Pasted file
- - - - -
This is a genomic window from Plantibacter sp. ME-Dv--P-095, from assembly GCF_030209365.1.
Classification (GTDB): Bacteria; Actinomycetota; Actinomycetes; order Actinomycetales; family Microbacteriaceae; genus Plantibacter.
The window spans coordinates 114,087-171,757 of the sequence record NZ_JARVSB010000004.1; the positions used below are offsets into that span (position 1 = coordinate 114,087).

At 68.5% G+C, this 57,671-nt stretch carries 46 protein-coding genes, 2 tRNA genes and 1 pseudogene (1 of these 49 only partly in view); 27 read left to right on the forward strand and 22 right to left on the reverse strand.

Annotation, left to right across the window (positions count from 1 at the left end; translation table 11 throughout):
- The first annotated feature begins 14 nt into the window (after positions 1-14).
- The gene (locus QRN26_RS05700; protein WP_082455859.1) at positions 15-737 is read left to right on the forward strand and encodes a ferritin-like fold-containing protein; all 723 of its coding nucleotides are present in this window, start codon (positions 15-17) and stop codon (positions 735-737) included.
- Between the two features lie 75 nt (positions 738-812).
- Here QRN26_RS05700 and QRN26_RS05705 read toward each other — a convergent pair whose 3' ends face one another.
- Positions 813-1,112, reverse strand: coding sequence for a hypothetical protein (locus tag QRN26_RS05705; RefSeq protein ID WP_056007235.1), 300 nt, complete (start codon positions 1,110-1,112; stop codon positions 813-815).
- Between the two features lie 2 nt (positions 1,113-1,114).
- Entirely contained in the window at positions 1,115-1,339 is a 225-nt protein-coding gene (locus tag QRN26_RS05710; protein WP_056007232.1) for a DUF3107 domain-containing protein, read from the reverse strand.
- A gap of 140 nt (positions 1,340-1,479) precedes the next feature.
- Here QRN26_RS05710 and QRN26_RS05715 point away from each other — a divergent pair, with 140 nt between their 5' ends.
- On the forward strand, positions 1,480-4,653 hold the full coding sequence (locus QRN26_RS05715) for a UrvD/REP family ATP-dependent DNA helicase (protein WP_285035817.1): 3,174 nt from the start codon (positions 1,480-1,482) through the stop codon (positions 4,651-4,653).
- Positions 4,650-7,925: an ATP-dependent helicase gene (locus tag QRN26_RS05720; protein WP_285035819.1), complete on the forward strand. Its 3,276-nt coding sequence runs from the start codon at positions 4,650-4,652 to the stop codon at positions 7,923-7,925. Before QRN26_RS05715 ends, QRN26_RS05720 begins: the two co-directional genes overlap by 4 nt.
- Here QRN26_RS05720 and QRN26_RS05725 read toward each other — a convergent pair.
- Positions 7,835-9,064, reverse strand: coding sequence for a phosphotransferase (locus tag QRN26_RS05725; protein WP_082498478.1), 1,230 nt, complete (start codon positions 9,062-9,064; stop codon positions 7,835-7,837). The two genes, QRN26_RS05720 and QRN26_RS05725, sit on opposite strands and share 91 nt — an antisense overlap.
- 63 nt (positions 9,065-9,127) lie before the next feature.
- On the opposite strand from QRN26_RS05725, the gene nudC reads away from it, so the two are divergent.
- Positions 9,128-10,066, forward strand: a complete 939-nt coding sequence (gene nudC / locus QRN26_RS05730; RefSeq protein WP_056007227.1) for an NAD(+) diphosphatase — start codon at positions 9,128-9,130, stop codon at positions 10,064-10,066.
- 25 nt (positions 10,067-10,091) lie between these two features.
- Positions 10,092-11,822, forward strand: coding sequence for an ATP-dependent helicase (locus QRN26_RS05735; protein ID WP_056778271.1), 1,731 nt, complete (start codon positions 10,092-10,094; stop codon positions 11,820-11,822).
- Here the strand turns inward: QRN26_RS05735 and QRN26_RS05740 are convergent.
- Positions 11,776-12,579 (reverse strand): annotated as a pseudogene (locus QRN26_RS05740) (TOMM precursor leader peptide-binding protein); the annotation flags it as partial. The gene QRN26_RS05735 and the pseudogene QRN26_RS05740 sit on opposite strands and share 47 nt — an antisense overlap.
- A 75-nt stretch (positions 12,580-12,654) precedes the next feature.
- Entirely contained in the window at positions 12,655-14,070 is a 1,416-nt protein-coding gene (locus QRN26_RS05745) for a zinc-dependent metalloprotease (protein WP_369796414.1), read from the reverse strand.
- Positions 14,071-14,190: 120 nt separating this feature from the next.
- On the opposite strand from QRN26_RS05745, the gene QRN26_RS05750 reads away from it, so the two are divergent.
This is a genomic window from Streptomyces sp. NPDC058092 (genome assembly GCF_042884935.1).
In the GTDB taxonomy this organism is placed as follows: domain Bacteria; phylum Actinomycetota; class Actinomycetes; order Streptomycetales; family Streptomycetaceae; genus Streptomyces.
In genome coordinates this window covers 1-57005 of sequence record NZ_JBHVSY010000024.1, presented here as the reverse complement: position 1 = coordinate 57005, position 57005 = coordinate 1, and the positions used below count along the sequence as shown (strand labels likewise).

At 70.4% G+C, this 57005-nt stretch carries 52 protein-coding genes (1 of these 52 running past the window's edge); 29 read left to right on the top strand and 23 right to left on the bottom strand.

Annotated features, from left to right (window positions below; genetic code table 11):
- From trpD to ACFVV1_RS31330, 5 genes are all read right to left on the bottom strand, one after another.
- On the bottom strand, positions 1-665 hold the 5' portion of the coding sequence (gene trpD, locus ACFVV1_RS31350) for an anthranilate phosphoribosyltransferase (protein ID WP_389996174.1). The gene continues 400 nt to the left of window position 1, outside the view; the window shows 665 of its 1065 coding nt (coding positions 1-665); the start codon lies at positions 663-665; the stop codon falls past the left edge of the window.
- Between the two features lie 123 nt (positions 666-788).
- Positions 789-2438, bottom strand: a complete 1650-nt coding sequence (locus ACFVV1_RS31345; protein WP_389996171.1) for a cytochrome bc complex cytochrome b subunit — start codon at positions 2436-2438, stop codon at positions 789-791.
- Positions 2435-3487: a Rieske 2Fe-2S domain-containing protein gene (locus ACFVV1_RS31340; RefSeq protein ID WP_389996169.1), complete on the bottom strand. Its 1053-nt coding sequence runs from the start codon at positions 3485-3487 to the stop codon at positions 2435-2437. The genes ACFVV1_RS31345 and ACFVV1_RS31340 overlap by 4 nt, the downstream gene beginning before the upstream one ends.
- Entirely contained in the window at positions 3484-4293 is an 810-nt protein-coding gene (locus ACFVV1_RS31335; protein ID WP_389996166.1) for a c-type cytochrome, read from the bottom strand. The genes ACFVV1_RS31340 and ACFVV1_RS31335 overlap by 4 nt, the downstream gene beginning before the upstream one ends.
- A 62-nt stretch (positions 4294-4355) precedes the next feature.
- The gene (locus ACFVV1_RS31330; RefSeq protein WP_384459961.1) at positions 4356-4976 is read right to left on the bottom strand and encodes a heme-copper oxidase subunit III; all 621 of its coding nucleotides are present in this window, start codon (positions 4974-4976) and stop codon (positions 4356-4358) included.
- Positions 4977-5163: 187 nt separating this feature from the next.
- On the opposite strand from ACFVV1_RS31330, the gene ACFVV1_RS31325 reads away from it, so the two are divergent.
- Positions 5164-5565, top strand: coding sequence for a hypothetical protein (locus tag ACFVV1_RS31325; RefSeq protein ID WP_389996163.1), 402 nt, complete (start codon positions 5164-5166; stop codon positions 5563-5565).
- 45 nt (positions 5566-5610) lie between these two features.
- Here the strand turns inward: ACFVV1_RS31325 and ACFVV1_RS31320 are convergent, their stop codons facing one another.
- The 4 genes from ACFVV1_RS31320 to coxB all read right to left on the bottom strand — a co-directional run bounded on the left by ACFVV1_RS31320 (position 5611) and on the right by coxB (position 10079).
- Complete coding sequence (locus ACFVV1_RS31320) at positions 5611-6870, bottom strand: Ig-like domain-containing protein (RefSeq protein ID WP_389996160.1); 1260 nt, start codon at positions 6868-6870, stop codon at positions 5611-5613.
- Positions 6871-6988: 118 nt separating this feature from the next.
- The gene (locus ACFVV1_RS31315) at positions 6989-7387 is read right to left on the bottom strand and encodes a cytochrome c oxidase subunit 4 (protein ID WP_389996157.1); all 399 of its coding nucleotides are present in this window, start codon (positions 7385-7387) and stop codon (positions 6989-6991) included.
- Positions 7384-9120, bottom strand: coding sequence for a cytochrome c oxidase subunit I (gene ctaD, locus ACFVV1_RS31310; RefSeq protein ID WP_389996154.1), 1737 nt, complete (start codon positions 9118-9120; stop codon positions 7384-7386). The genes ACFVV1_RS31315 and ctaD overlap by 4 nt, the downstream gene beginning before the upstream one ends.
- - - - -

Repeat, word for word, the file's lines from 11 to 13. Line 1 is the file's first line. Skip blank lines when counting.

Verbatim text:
- Between the two features lie 2 nt (positions 1,113-1,114).
- Entirely contained in the window at positions 1,115-1,339 is a 225-nt protein-coding gene (locus tag QRN26_RS05710; protein WP_056007232.1) for a DUF3107 domain-containing protein, read from the reverse strand.
- A gap of 140 nt (positions 1,340-1,479) precedes the next feature.